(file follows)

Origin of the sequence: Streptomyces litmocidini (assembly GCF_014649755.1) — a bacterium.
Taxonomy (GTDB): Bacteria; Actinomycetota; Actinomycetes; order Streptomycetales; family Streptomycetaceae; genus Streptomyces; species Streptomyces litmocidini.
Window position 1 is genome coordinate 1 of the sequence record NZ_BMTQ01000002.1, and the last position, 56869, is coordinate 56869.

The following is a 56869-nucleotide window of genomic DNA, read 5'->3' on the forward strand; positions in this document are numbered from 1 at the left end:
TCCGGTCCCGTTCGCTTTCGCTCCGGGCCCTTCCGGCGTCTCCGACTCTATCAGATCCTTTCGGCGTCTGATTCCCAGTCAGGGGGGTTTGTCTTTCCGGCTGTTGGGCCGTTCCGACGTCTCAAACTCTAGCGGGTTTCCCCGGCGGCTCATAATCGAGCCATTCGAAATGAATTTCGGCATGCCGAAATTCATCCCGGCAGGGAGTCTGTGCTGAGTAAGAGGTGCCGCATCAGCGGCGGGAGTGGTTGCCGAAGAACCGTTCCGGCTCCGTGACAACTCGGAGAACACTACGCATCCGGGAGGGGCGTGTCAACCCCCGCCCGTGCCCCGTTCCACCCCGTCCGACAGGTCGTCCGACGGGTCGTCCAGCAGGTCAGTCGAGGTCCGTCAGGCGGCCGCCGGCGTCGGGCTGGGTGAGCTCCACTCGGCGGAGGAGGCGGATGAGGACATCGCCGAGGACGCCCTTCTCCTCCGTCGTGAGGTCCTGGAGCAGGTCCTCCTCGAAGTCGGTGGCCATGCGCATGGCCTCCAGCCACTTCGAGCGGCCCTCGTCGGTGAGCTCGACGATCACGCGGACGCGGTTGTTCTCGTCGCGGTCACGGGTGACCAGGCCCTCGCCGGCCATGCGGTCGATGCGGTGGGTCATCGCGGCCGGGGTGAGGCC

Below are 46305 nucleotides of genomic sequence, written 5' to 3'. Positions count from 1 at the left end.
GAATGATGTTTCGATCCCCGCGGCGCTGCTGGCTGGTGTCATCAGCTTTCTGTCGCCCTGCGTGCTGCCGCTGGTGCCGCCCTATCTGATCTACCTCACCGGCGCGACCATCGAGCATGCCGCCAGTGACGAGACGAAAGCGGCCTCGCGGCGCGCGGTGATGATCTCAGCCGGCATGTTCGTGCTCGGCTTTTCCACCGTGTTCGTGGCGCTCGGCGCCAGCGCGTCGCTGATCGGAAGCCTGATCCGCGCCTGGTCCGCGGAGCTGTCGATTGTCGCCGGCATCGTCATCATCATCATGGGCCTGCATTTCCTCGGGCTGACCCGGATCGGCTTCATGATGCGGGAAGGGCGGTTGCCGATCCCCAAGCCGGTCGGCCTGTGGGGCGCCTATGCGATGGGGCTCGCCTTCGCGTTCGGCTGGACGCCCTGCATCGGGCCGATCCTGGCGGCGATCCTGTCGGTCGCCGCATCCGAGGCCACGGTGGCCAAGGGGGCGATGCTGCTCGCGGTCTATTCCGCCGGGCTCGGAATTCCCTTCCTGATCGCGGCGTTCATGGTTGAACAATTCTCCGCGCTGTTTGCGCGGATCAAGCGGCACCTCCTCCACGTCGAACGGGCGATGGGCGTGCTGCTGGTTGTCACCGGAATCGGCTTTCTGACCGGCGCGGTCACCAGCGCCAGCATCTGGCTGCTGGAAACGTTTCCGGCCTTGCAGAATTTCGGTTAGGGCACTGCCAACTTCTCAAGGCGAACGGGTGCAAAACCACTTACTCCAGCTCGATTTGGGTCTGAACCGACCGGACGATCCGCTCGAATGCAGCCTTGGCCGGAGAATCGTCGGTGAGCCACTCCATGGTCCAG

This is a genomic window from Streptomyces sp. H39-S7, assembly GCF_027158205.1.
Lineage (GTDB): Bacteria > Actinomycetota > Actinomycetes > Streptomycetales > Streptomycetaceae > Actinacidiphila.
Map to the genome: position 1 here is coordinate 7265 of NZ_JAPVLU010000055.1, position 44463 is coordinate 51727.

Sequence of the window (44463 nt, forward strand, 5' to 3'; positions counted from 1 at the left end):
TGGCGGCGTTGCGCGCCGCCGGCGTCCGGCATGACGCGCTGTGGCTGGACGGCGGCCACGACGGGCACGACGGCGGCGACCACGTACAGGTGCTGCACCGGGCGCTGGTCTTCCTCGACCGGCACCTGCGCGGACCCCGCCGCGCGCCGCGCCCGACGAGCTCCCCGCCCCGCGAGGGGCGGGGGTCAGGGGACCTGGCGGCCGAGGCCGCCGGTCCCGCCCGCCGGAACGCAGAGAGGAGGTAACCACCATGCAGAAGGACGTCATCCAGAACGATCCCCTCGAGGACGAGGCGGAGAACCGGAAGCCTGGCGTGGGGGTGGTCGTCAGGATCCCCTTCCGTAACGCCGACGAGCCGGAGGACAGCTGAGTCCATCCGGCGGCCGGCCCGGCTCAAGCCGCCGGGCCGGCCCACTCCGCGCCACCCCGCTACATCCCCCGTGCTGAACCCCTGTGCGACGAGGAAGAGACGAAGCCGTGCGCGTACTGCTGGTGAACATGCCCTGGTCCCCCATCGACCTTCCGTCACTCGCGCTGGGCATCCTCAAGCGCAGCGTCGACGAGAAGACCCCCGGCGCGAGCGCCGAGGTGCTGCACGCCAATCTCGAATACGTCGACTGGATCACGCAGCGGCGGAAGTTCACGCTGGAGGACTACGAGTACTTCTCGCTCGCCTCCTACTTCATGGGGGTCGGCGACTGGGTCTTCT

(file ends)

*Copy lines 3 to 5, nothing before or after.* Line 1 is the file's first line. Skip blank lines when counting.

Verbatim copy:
Window position 1 is genome coordinate 1 of the sequence record NZ_BMTQ01000002.1, and the last position, 56869, is coordinate 56869.

The following is a 56869-nucleotide window of genomic DNA, read 5'->3' on the forward strand; positions in this document are numbered from 1 at the left end:
TCCGGTCCCGTTCGCTTTCGCTCCGGGCCCTTCCGGCGTCTCCGACTCTATCAGATCCTTTCGGCGTCTGATTCCCAGTCAGGGGGGTTTGTCTTTCCGGCTGTTGGGCCGTTCCGACGTCTCAAACTCTAGCGGGTTTCCCCGGCGGCTCATAATCGAGCCATTCGAAATGAATTTCGGCATGCCGAAATTCATCCCGGCAGGGAGTCTGTGCTGAGTAAGAGGTGCCGCATCAGCGGCGGGAGTGGTTGCCGAAGAACCGTTCCGGCTCCGTGACAACTCGGAGAACACTACGCATCCGGGAGGGGCGTGTCAACCCCCGCCCGTGCCCCGTTCCACCCCGTCCGACAGGTCGTCCGACGGGTCGTCCAGCAGGTCAGTCGAGGTCCGTCAGGCGGCCGCCGGCGTCGGGCTGGGTGAGCTCCACTCGGCGGAGGAGGCGGATGAGGACATCGCCGAGGACGCCCTTCTCCTCCGTCGTGAGGTCCTGGAGCAGGTCCTCCTCGAAGTCGGTGGCCATGCGCATGGCCTCCAGCCACTTCGAGCGGCCCTCGTCGGTGAGCTCGACGATCACGCGGACGCGGTTGTTCTCGTCGCGGTCACGGGTGACCAGGCCCTCGCCGGCCATGCGGTCGATGCGGTGGGTCATCGCGGCCGGGGTGAGGCC